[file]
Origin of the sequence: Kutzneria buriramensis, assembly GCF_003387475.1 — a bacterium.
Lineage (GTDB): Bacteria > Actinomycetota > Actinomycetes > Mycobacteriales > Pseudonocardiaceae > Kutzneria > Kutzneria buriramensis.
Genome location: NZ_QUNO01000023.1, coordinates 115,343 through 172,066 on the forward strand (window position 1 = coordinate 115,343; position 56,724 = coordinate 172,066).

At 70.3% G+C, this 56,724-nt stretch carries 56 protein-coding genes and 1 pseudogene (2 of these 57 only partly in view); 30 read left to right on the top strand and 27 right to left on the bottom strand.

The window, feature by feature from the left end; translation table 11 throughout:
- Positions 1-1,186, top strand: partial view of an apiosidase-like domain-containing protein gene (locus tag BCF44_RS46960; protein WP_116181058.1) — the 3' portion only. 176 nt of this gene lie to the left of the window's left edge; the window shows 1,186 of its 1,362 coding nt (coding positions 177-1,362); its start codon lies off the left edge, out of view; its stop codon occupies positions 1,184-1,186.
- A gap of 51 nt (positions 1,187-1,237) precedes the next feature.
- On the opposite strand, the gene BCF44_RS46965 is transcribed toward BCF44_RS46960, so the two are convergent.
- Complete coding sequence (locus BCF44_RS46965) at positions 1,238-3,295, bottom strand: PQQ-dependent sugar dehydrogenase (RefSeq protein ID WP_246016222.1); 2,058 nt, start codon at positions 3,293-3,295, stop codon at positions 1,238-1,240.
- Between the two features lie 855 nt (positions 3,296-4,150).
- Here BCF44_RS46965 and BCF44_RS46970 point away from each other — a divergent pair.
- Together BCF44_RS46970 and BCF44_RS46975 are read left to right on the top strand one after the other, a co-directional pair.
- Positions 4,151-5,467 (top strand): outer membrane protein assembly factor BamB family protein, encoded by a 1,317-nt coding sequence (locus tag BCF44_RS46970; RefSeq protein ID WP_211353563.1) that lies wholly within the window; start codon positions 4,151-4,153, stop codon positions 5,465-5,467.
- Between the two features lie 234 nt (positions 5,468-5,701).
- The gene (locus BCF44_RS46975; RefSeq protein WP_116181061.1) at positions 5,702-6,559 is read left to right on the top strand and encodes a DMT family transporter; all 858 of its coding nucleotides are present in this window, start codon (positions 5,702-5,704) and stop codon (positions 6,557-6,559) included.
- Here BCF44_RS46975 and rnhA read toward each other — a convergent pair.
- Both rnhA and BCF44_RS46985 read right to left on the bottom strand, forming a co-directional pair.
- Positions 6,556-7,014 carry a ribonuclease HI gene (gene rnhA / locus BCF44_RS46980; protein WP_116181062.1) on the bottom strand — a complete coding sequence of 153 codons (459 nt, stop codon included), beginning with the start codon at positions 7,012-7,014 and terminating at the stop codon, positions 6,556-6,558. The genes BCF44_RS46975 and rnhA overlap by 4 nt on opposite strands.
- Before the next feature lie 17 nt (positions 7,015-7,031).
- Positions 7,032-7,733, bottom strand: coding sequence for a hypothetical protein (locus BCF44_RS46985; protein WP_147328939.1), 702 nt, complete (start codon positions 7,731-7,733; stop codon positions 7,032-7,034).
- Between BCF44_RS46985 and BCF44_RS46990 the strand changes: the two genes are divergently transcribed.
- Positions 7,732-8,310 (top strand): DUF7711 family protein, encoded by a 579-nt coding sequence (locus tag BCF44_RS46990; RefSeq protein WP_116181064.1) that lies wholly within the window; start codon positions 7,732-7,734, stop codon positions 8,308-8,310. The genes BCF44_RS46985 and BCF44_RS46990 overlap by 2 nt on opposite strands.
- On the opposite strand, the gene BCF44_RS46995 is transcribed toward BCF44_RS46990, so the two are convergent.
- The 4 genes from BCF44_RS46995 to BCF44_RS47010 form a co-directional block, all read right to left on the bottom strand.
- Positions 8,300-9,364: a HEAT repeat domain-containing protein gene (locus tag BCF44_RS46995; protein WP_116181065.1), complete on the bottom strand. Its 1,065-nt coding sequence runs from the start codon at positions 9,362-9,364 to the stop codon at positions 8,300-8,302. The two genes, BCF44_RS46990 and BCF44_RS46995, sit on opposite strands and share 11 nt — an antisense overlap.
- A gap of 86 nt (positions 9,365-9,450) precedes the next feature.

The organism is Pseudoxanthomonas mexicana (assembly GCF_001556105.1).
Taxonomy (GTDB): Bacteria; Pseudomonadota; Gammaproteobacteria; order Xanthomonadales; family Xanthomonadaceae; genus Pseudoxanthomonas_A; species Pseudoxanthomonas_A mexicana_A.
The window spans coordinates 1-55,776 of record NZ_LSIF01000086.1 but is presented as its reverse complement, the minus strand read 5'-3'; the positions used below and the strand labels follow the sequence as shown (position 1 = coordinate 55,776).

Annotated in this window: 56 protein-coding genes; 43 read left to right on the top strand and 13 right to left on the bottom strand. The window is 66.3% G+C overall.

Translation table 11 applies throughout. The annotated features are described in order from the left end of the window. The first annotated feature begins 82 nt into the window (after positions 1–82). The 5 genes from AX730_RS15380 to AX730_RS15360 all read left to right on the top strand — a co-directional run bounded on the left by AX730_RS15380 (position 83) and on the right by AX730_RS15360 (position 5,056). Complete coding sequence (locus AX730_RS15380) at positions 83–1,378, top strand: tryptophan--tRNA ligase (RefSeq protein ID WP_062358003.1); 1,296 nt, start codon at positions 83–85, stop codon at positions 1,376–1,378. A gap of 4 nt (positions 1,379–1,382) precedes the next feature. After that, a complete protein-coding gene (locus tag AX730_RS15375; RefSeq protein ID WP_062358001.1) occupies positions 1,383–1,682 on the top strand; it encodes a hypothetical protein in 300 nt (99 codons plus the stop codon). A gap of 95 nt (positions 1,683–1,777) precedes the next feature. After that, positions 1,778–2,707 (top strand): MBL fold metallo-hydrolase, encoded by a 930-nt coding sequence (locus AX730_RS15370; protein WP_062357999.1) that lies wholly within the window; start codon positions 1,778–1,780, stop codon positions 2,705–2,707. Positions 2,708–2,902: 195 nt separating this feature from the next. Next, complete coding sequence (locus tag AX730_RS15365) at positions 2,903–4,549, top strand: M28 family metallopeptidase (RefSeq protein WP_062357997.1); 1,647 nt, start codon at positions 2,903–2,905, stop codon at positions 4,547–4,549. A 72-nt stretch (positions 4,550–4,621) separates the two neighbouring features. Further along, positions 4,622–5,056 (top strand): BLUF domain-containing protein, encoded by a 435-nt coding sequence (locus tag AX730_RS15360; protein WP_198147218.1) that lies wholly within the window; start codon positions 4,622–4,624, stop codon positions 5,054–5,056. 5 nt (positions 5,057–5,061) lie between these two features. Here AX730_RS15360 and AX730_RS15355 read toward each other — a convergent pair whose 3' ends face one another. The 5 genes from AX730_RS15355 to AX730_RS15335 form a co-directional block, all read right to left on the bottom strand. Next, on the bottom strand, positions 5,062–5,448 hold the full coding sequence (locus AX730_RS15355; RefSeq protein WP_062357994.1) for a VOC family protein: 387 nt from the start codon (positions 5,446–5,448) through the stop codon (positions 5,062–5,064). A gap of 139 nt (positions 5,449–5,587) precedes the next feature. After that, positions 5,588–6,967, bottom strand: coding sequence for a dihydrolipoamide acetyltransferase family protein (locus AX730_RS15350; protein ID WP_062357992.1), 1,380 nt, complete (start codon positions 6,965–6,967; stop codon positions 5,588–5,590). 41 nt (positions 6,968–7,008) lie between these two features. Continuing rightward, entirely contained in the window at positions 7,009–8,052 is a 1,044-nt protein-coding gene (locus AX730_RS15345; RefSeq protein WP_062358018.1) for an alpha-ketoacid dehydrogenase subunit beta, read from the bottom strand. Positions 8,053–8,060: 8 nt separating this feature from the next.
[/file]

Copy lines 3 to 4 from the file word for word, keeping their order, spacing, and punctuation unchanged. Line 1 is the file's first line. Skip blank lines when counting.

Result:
Genome location: NZ_QUNO01000023.1, coordinates 115,343 through 172,066 on the forward strand (window position 1 = coordinate 115,343; position 56,724 = coordinate 172,066).

At 70.3% G+C, this 56,724-nt stretch carries 56 protein-coding genes and 1 pseudogene (2 of these 57 only partly in view); 30 read left to right on the top strand and 27 right to left on the bottom strand.